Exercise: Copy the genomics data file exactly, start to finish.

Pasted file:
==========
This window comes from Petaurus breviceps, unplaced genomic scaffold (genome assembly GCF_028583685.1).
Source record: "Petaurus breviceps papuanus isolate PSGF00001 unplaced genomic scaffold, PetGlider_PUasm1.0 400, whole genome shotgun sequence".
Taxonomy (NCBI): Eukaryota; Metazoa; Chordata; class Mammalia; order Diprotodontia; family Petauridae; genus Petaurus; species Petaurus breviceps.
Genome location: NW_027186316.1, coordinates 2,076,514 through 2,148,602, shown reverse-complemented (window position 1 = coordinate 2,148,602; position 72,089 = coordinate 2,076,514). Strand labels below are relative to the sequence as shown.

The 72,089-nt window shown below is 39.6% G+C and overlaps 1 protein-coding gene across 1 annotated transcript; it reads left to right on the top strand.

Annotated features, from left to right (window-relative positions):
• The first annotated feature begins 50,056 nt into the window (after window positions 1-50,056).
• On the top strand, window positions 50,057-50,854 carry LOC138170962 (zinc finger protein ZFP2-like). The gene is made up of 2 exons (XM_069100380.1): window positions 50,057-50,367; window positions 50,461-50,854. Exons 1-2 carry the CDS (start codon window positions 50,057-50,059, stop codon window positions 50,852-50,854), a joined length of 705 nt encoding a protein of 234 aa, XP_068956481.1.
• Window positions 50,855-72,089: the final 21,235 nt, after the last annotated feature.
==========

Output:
This window comes from Petaurus breviceps, unplaced genomic scaffold (genome assembly GCF_028583685.1).
Source record: "Petaurus breviceps papuanus isolate PSGF00001 unplaced genomic scaffold, PetGlider_PUasm1.0 400, whole genome shotgun sequence".
Taxonomy (NCBI): Eukaryota; Metazoa; Chordata; class Mammalia; order Diprotodontia; family Petauridae; genus Petaurus; species Petaurus breviceps.
Genome location: NW_027186316.1, coordinates 2,076,514 through 2,148,602, shown reverse-complemented (window position 1 = coordinate 2,148,602; position 72,089 = coordinate 2,076,514). Strand labels below are relative to the sequence as shown.

The 72,089-nt window shown below is 39.6% G+C and overlaps 1 protein-coding gene across 1 annotated transcript; it reads left to right on the top strand.

Annotated features, from left to right (window-relative positions):
• The first annotated feature begins 50,056 nt into the window (after window positions 1-50,056).
• On the top strand, window positions 50,057-50,854 carry LOC138170962 (zinc finger protein ZFP2-like). The gene is made up of 2 exons (XM_069100380.1): window positions 50,057-50,367; window positions 50,461-50,854. Exons 1-2 carry the CDS (start codon window positions 50,057-50,059, stop codon window positions 50,852-50,854), a joined length of 705 nt encoding a protein of 234 aa, XP_068956481.1.
• Window positions 50,855-72,089: the final 21,235 nt, after the last annotated feature.